Chicago Christian boys basketball coach Kevin Pittman talks with Mason Torres at a recent Knights practice. Pittman recently won his 250th career game, all with Chicago Christian. Photo by Jeff Vorva
Chicago Christian coach Kevin Pittman reaches 250 wins
By Mike Walsh
When Chicago Christian boys varsity basketball head coach Kevin Pittman recently won the 250th game of his career, a rather unique venue was chosen for the ceremony at which he was honored.
Pittman reached the milestone with a 54-43 victory over visiting Timothy Christian on February 3. Rather than recognizing the achievement in front of the home crowd or players pouring bottles of water on him in the locker room, the Knights’ players and coaching staff lauded Pittman at Palos Lanes in Palos Hills.
“I knew nothing about it,” Pittman said. “We decided to take all three levels of our boys basketball program bowling.
“When we got there, my son Kevin Jr., who is my assistant, called all the kids over and then he pulled something out of his bag. It was the game ball and he said that I won my 250th game, and I was like, ‘I did?’
“We needed to do something and give us a day away from the game so we went bowling. I could see who was a good bowler and who wasn’t. I’ve never seen so many gutter balls in my life.”
Pittman was named the Knights head coach before the 2006-07 season.
Pittman Jr., who played for the Knights and graduated in 2010, is Chicago Christian’s basketball historian.
“He pays attention to all of that,” Pittman said. “He can tell you the scoring list leaders and rattle all this stuff off.
There was another historical nugget that the son shared with his dad. By winning his 250th game, Pittman was just under 500 wins away from tying the program mark set by Will Slager, who from the 1951-52 to 1989-90 seasons posted a career mark of 746-282 (.726) at the Palos Heights school.
Slager guided the Knights to regional titles each season from 1971-1977. Inn 1973-74, the Knights went 27-5 and placed third in state in Class A.
“My son told me I’m only 496 wins behind Coach Slager,” Pittman said. “That’s insane. I can’t wrap my head around that and think about how long it took me to get to 250.”
Pittman, a 1985 Chicago Christian graduate, knows the Slager heritage well having played two seasons of varsity basketball, garnering All-Private School League plaudits both times.
“The historical perspective of [Slager’s career] is so vast,” Pittman said. “Having played for somebody with 746 wins is incredible. The guy was a basketball encyclopedia of knowledge.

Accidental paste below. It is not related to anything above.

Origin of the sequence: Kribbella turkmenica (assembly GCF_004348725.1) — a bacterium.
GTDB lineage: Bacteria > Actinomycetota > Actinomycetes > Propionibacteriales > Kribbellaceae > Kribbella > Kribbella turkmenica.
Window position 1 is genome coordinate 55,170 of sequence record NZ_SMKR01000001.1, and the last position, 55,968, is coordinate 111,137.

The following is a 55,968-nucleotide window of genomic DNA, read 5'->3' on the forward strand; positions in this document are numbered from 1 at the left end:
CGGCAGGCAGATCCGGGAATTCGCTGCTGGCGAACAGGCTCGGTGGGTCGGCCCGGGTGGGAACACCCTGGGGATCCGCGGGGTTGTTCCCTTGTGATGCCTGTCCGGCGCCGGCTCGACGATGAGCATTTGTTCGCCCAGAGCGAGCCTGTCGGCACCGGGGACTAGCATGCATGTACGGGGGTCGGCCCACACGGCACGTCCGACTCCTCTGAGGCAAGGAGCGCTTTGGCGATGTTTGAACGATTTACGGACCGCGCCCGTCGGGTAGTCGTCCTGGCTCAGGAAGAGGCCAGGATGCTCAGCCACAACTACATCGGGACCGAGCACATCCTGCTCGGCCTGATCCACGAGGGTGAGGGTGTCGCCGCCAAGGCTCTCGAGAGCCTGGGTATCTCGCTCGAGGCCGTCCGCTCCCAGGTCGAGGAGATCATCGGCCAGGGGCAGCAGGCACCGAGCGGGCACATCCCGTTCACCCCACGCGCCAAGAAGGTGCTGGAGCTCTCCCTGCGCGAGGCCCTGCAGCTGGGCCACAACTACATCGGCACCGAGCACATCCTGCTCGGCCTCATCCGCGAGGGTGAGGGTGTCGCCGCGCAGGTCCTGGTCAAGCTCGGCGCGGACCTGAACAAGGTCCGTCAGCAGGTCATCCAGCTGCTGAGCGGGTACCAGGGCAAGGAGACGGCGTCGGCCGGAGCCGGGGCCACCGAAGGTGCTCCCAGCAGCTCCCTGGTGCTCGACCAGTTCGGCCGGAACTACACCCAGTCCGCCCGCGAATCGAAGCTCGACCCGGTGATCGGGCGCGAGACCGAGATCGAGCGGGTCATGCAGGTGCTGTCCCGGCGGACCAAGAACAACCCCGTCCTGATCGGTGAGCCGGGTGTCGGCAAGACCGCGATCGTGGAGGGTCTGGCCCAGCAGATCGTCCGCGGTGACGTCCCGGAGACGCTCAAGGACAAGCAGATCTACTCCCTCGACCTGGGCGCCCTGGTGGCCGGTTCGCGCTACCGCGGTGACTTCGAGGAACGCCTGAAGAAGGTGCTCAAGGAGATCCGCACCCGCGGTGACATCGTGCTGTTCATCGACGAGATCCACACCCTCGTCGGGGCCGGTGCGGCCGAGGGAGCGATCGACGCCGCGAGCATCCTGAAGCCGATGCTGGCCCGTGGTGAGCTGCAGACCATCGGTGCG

“Learning how to coach a team and run a team from him, I look back at that time and think I played for a legend not only here at Chicago Christian, but also in the Illinois basketball landscape. You mention his name and people know exactly who you’re talking about.”
Pittman points to another factor that has formed the foundation of his basketball success: Having an opportunity to coach with Kevin Jr.
“It’s one of the things that has kept me going,” Pittman said. “Being able to coach him was awesome. It’s always difficult to do that, coaching your kids.
As Knights softball coach, he also coached his daughter Kaycee, a 2014 graduate. Kaycee is now his lead assistant on the diamond.
“Sharing the experiences of coaching them and coaching with them has allowed me to do this for so long. Junior and I scout together and we do practice plans together,” Pittman said. “It’s an experience I wish every coach could have.
“It’s been so much fun. They both wanted me to coach them and I told them to be careful what they wished for.”
Pretty impressive achievements for someone who originally wasn’t considering becoming a high school coach.
After graduating from Timothy Christian College, Pittman was back in the Palos Heights area and received a phone call during which he was asked to be an assistant for the Knights freshmen boys basketball team. He did that for a year before taking the freshman head coaching job, then coached the sophomore team before a five-year stint (2001-2006) as a varsity assistant under Ross Douma.
“I still love to compete,” he said. “It’s in my blood and I try to bring that out in our players. I love to see that and try to develop them as athletes, as well as great Christian leaders, as they move on from here to bigger and better things.”
In addition to coaching boys basketball and softball, he also is the dean of students along with being the activities director and teaching two classes of strength training.
Once a Knight, always a Knight.
“Honestly, if this were anywhere else, I may not have taken the job and done it or even entertained the thought,” Pittman said. “To be able to do this here is incredible. This place is in my blood.”
The Knights are 7-19 overall and 3-8 in the Metro Suburban Conference this season, after finishing 2021-22 with a rare losing record of 6-24 last season. But Pittman still provides his passion for the purple and gold, and for basketball, to his players.
“I want us to play hard on both sides of the ball, share the basketball and love what you do,” he said. “When you love it, you play harder. These guys have done all we’ve asked them to do. We’re proud of the way they compete.
“You’re not going to always have success in life, but at the end of the day, if you can look in the mirror and know that you did your best, you have a lot to be proud of. When I see the kids buy in, play hard, play the right way and become great people — as a coach, that’s what gives you great joy.”
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